A1: beginner Can understand and participate in basic, everyday conversation. Able to read simple texts.
A2: pre-intermediate Can talk about family, jobs, and basic personal information.
B1: intermediate Can describe and respond to familiar situations in everyday life and the workplace. Able to write simple, connected texts.
B2: upper-intermediate Can have conversations about both concrete and abstract topics. Conversations with native speakers are understandable and flow well for both parties.
C1: advanced Can communicate fluently with little hesitation and few mistakes. Speaker has full autonomy in their target language and functions well in both work and academic settings.
C2: proficient Can communicate at a native level, understanding and explaning complex thoughts and ideas in any subject.
Source: Cambridge English.

Tests for college admissions

Four students sitting around a table smiling.

For non-native speakers with dreams of applying to universities in an English-speaking country, getting a passing score on a standardized test is a must. The International English Language Testing System (IELTS) and the Test of English as a Foreign Language (TOEFL) are the two most popular and widely accepted exams across the world but the Pearson Test of English (PTE) and the Duolingo English Test are gaining traction. Read on to learn more about these academic English exams.

International English Language Testing System (IELTS)

  • Where it's accepted: US, Canada, UK, Ireland, Australia, New Zealand
  • How to get trained: Premier TEFL has a IELTS Coach certification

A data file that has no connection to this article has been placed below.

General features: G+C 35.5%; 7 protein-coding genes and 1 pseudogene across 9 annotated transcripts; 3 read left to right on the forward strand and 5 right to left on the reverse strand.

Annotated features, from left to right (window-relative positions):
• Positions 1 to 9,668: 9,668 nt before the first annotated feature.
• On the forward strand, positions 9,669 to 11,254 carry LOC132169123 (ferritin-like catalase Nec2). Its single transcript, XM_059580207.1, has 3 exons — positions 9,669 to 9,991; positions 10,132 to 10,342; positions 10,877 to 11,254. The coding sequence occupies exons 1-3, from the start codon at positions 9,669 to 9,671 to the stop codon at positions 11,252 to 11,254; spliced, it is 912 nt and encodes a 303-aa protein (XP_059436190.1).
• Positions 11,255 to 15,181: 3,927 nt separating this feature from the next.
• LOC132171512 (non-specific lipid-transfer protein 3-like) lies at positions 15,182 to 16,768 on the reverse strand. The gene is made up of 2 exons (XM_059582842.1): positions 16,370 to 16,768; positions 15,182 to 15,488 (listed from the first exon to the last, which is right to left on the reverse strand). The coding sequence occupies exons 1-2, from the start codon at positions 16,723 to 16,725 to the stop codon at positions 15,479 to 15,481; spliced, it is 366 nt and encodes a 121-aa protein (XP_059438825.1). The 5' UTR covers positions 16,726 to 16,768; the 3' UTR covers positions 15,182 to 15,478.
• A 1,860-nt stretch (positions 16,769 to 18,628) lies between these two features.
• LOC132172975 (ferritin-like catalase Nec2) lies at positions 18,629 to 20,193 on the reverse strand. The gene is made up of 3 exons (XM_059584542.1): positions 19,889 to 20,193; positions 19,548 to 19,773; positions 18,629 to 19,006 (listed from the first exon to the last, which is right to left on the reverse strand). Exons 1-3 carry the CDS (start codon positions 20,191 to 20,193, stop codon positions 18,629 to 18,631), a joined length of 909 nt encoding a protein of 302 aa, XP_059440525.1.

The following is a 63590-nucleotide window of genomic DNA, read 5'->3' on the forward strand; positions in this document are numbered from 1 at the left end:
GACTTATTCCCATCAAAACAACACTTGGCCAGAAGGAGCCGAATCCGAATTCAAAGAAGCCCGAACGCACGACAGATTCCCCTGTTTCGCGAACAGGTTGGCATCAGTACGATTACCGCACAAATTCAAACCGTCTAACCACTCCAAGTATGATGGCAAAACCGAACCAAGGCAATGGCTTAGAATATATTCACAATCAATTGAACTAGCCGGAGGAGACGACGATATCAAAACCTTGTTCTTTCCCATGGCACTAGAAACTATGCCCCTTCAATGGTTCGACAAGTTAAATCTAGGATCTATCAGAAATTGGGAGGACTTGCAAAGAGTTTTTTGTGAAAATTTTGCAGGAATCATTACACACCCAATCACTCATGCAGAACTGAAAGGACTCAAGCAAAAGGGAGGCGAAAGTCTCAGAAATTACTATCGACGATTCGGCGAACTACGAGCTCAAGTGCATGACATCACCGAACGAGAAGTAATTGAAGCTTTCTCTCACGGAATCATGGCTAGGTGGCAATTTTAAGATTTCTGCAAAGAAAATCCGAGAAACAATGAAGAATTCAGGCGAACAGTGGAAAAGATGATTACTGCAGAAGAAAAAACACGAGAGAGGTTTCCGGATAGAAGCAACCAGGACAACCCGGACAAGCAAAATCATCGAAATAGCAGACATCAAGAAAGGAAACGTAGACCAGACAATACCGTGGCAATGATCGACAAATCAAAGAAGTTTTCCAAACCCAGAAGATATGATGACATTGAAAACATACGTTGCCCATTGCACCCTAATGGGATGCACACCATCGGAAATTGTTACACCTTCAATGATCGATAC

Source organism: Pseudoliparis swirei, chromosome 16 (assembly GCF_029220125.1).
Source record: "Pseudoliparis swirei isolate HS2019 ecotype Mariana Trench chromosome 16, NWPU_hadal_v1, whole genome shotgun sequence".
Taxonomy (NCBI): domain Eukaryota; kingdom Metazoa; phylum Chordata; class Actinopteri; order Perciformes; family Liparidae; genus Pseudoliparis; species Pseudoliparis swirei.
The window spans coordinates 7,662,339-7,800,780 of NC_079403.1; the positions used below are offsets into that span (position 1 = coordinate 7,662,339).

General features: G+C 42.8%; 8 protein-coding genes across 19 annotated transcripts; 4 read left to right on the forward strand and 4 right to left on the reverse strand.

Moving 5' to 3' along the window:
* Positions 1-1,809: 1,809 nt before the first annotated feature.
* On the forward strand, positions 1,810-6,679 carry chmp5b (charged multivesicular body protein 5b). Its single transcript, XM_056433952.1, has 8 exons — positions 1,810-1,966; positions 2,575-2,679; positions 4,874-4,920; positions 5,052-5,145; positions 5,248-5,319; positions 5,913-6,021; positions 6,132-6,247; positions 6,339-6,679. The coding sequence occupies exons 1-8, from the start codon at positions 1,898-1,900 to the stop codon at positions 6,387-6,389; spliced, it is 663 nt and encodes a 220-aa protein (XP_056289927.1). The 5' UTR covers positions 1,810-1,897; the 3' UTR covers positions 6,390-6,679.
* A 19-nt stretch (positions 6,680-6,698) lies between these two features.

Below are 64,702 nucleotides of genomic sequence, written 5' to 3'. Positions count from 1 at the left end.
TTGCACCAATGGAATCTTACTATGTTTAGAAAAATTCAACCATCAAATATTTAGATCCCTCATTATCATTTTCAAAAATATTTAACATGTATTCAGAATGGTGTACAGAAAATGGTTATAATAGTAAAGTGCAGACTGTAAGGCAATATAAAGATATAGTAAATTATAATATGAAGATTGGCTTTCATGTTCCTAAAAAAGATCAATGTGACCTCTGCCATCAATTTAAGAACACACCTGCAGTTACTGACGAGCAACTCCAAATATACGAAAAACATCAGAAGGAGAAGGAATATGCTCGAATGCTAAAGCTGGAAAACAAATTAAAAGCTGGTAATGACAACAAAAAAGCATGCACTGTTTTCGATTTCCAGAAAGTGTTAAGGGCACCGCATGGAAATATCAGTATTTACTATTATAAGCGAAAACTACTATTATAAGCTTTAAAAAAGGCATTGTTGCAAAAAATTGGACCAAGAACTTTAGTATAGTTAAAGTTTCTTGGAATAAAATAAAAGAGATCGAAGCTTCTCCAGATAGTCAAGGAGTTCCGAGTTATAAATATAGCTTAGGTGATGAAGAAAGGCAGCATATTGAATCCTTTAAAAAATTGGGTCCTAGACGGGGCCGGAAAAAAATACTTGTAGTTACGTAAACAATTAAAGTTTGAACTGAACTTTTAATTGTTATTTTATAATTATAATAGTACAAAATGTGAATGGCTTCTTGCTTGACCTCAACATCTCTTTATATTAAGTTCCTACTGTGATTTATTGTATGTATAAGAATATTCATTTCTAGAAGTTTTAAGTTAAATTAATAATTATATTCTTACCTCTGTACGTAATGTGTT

Cambridge English’s most popular exam is the IELTS, their test of academic English. IELTS shares some formatting similarities with the other Cambridge English assessments listed below, but the core content and goals of the test are different enough that it’s better to treat it as a separate entity.

The test itself is broken up into four sections: speaking, reading, writing, and listening. Like the other Cambridge exams, it has some similarities in terms of question types, such as sentence completions and matching subheadings to paragraphs of text. The official IELTS site has an extensive breakdown that illustrates what is covered.

One notable advantage to building up an IELTS specialization: It takes time for a teacher to really learn the ins and outs of any Cambridge exam but because the number of people taking IELTS is so large (and rapidly growing!), it’s a worthwhile investment if you find yourself working with IELTS students.

Test of English as a Foreign Language (TOEFL)

  • Where it's accepted: US, Canada, UK, Ireland, Australia, New Zealand
  • How to get trained: Oxford Seminars offers a module on TOEFL test preparation for teachers

The TOEFL is made by ETS, the same company that makes the GRE and the SAT. The TOEFL is a competitor to IELTS, taken by a similar number of people globally and for the same purpose: university admissions. Students taking the TOEFL are much more likely to be applying to American universities or colleges since it’s more of a household name in the States (even though the IELTS is widely accepted, too!).

A big-picture overview of the TOEFL looks very similar to one of IELTS, too. The four sections are roughly the same (reading, listening, speaking, and writing), the level of English required for high scores is comparable, and the register of English tested (academic) is all but identical. However, despite similar content, the tasks included in the test are quite different. For example, for the TOEFL, students record responses to questions into a microphone while IELTS test-takers have conversations with a test administrator for the speaking section.

One notable advantage to building up a TOEFL specialization: if you end up teaching English in the U.S. after spending time overseas, there is a good-sized market for TOEFL prep stateside since it’s an American test.